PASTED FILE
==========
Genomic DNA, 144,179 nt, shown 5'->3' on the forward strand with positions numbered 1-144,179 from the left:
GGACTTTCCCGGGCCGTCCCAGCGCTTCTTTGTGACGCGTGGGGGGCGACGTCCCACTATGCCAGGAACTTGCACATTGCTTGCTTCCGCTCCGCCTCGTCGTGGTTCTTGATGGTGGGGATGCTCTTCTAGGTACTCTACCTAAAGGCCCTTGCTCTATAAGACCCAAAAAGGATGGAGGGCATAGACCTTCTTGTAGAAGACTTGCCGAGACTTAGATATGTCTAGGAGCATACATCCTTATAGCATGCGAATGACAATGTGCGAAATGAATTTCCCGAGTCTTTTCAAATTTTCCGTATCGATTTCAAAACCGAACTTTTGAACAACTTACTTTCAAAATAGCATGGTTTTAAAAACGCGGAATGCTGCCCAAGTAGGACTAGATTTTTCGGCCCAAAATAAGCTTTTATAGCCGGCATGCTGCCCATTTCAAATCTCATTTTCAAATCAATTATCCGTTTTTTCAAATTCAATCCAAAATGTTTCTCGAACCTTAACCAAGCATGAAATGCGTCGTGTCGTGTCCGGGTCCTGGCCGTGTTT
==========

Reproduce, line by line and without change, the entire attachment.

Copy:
Genomic DNA, 144,179 nt, shown 5'->3' on the forward strand with positions numbered 1-144,179 from the left:
GGACTTTCCCGGGCCGTCCCAGCGCTTCTTTGTGACGCGTGGGGGGCGACGTCCCACTATGCCAGGAACTTGCACATTGCTTGCTTCCGCTCCGCCTCGTCGTGGTTCTTGATGGTGGGGATGCTCTTCTAGGTACTCTACCTAAAGGCCCTTGCTCTATAAGACCCAAAAAGGATGGAGGGCATAGACCTTCTTGTAGAAGACTTGCCGAGACTTAGATATGTCTAGGAGCATACATCCTTATAGCATGCGAATGACAATGTGCGAAATGAATTTCCCGAGTCTTTTCAAATTTTCCGTATCGATTTCAAAACCGAACTTTTGAACAACTTACTTTCAAAATAGCATGGTTTTAAAAACGCGGAATGCTGCCCAAGTAGGACTAGATTTTTCGGCCCAAAATAAGCTTTTATAGCCGGCATGCTGCCCATTTCAAATCTCATTTTCAAATCAATTATCCGTTTTTTCAAATTCAATCCAAAATGTTTCTCGAACCTTAACCAAGCATGAAATGCGTCGTGTCGTGTCCGGGTCCTGGCCGTGTTT